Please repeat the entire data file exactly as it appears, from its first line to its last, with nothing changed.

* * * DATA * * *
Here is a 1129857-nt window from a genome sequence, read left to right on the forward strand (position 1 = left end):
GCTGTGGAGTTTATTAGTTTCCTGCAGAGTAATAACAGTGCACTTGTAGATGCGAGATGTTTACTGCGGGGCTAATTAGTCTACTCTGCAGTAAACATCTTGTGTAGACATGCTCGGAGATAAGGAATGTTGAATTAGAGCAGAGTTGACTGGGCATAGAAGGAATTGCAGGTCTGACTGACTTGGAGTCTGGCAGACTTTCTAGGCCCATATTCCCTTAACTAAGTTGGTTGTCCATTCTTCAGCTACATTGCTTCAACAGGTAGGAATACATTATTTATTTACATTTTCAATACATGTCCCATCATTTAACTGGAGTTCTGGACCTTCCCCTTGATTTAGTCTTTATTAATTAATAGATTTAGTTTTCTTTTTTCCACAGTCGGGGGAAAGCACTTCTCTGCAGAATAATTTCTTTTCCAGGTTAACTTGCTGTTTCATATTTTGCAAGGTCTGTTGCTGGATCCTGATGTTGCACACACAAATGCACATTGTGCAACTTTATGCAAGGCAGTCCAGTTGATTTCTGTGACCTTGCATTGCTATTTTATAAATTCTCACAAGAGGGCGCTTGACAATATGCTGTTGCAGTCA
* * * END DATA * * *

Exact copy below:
Here is a 1129857-nt window from a genome sequence, read left to right on the forward strand (position 1 = left end):
GCTGTGGAGTTTATTAGTTTCCTGCAGAGTAATAACAGTGCACTTGTAGATGCGAGATGTTTACTGCGGGGCTAATTAGTCTACTCTGCAGTAAACATCTTGTGTAGACATGCTCGGAGATAAGGAATGTTGAATTAGAGCAGAGTTGACTGGGCATAGAAGGAATTGCAGGTCTGACTGACTTGGAGTCTGGCAGACTTTCTAGGCCCATATTCCCTTAACTAAGTTGGTTGTCCATTCTTCAGCTACATTGCTTCAACAGGTAGGAATACATTATTTATTTACATTTTCAATACATGTCCCATCATTTAACTGGAGTTCTGGACCTTCCCCTTGATTTAGTCTTTATTAATTAATAGATTTAGTTTTCTTTTTTCCACAGTCGGGGGAAAGCACTTCTCTGCAGAATAATTTCTTTTCCAGGTTAACTTGCTGTTTCATATTTTGCAAGGTCTGTTGCTGGATCCTGATGTTGCACACACAAATGCACATTGTGCAACTTTATGCAAGGCAGTCCAGTTGATTTCTGTGACCTTGCATTGCTATTTTATAAATTCTCACAAGAGGGCGCTTGACAATATGCTGTTGCAGTCA